- Gunpongalu - Also known as Gundupongla, Mane Kaavali (skillet with houses), or Poddu. It is made with a rice batter (similar to dose) and cooked in a special skillet with compartments.
- Chapathi - flat unleavened bread made from wheat flour, water, oil and salt. Unlike rottis, the dough rolled with a rolling-pin.
- Kadalekaayi chutney
- Hurali chutney
- Kaayi chutney- grated coconut ground with dal (kadale) salted and garnished with oil-fried mustard and curry leaves
- Kaayi chutney (green) - grated coconut ground with dal, green chillies and coriander salted and garnished with oil-fried mustard and curry leaves
- Kaayi chutney (red) - grated coconut chutney ground with dal and dried red chillies salted and garnished with oil-fried mustard and curry leaves
- Maavina chutney - grated raw green mango ground with grated coconut, dal, salted and garnished oil-fried mustard and curry leaves.
- Heerekai chutney - grated ridge-gourd peel ground with grated coconut, dal, salted and garnished oil-fried mustard and curry leaves.
- Eerulli chutney - grated onion peel ground with grated coconut, dal, salted and garnished oil-fried mustard and curry leaves.
- Uddina Bele chutney - Fried Black Gram Dal with Tamarind, Red Chillies, salted and garnished oil-fried mustard and curry leaves.
- pudina chutney-fry pudina leaves along onion, groundnut, black gram, green chilli, tamrind.add sugar and grind to fine paste.
Palya or side dishes
- Hurali kaayi palya
- Hurali palya
- Hurali appala
- Badnekaayi palya
- Bendekaayi palya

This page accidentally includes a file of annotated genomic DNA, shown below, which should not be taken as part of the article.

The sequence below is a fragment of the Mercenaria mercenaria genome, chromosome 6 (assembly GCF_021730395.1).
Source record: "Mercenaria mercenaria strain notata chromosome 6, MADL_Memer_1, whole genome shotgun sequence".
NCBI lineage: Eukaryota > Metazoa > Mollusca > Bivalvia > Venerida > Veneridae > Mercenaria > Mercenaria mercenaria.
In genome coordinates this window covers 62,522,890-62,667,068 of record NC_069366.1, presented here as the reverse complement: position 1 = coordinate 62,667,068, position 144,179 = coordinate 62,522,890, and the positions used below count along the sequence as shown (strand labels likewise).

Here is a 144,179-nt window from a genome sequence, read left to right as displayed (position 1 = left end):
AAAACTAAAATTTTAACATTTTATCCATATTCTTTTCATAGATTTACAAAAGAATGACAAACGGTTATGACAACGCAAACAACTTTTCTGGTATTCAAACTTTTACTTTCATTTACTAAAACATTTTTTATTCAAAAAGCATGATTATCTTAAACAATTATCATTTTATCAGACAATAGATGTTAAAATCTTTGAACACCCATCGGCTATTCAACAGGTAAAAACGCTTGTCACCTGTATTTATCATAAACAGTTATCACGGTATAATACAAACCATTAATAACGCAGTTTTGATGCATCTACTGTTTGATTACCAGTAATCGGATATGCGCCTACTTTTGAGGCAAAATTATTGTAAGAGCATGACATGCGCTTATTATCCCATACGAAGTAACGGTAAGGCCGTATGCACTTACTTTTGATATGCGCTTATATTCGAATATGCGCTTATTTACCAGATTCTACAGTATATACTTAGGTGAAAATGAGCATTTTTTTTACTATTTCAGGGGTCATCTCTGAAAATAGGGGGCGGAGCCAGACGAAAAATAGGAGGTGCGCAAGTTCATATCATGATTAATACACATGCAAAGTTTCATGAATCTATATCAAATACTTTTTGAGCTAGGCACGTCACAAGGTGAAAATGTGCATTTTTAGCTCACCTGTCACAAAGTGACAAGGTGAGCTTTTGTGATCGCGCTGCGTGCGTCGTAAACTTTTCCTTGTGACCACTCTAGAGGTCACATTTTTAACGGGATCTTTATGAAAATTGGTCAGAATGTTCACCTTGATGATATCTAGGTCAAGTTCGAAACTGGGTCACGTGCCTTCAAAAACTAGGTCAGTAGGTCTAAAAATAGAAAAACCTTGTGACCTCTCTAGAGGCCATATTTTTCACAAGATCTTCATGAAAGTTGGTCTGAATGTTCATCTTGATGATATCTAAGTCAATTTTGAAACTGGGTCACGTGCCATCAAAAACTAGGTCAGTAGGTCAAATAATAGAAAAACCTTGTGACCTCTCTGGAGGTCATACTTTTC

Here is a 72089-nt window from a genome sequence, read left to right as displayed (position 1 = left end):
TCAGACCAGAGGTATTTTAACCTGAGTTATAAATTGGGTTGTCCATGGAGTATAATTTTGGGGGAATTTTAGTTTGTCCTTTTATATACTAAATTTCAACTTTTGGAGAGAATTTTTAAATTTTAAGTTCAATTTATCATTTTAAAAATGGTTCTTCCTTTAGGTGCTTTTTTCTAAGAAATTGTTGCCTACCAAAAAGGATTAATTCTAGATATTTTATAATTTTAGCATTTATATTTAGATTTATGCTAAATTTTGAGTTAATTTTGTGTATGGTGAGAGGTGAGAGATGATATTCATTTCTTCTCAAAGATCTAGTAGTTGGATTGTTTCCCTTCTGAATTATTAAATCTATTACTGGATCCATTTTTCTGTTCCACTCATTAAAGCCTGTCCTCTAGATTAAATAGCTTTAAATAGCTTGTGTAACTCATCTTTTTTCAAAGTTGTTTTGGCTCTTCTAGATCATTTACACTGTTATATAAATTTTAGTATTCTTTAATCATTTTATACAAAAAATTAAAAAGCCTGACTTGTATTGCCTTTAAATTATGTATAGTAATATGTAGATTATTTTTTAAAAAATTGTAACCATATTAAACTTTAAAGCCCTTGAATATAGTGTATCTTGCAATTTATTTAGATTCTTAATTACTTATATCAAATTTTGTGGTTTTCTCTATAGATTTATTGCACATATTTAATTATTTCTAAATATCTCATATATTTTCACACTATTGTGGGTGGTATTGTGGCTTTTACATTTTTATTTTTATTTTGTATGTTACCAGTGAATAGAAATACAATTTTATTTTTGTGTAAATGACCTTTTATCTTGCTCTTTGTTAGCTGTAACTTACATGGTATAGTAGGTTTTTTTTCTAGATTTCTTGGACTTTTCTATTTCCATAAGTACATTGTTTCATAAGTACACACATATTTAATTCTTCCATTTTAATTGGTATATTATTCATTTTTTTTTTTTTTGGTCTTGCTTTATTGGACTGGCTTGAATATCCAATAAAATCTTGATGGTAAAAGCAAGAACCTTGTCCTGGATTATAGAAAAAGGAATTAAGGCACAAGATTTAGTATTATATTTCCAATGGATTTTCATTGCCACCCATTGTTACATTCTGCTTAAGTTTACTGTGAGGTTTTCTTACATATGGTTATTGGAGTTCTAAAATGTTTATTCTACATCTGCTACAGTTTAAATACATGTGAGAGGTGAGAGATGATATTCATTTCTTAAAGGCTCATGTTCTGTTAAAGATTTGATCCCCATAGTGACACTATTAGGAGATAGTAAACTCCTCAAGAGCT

- Allugade palya
A salad prepared using simple ingredients such as lentils, green chillies and finely chopped coriander. The dish is generally finished with a tempering of mustard seeds and asafotida. Common variants include kosambari made with the above ingredients in addition to grated cucumber or carrot.
Sweet and spicy dishes
- Menasinakaayi gojju
- HuNuse gojju - made with tamarind
- Bendekaayi gojju - boiled ladies-finger vegetable (okra) cooked in a gravy sweetend with jaggery and soured by tamarind.
- Tomato gojju - cooked cut or mashed tomato with a sweet-sour gravy.
- EeruLLi (Onion) and Tomato gojju - cooked cut or mashed tomato mixed with cut onion with a sweet-sour gravy.
- Haagalakaayi gojju - Bittergourd pieces marinated with salt and turmeric to remove some bitterness cooked with a sweet and sour gravy.
- Thondekaayi gojju
Saaru (Main course)
- Huli- Combination of vegetables and lentils simmered with spices, coconut, tamarind and seasoned with Ghee, asafoetida, curry leaves and mustard, it is an integral part of every formal meal.
- Majjige Huli- Cooked vegetables simmered in yogurt with coconut, spices, asafoetida, curry leaves and mustard.
- Tovve- Mushy lentils cooked till creamy, spiked with spices and Ghee. Vegetables are also added to this dish like Ridged gourd, cucumber etc.
- Obbatinna saaru - made from the left over broth while preparing the sweet obbattu.
- Bas saaru - made from the broth of boiled lentils and spring beans
- Mosoppinna/HuLisoppu saaru - made from lentils and spinach
- Maskai- Combination of vegetables cooked and mashed with spices and seasoning.
- meNasina saaru - rasam made from pepper, turmeric, and other spices
- BeLe saaru - has toor dal as one of the ingredients
- kaaLinna saaru- Legumes cooked with coconut, spices, tamarind and tempered with asafoetida, curry leaves and mustard. Popular legumes include Kadale kaalu or Chickpeas, Alasande Kaalu black eye peas, Hesaru kaalu moong beans, Hurali kaalu Horse gram, Avare kaalu Indian beans
- Haagalakaayi saaru: Haagalakai, the Indian bitter gourd is simmered with coconut, tamarind and spices and spiked with Jaggery and asafoetida, curry leaves and mustard The bitterness of the gourd is cut through by the sweetness of the jaggery and tartness of the tamarind.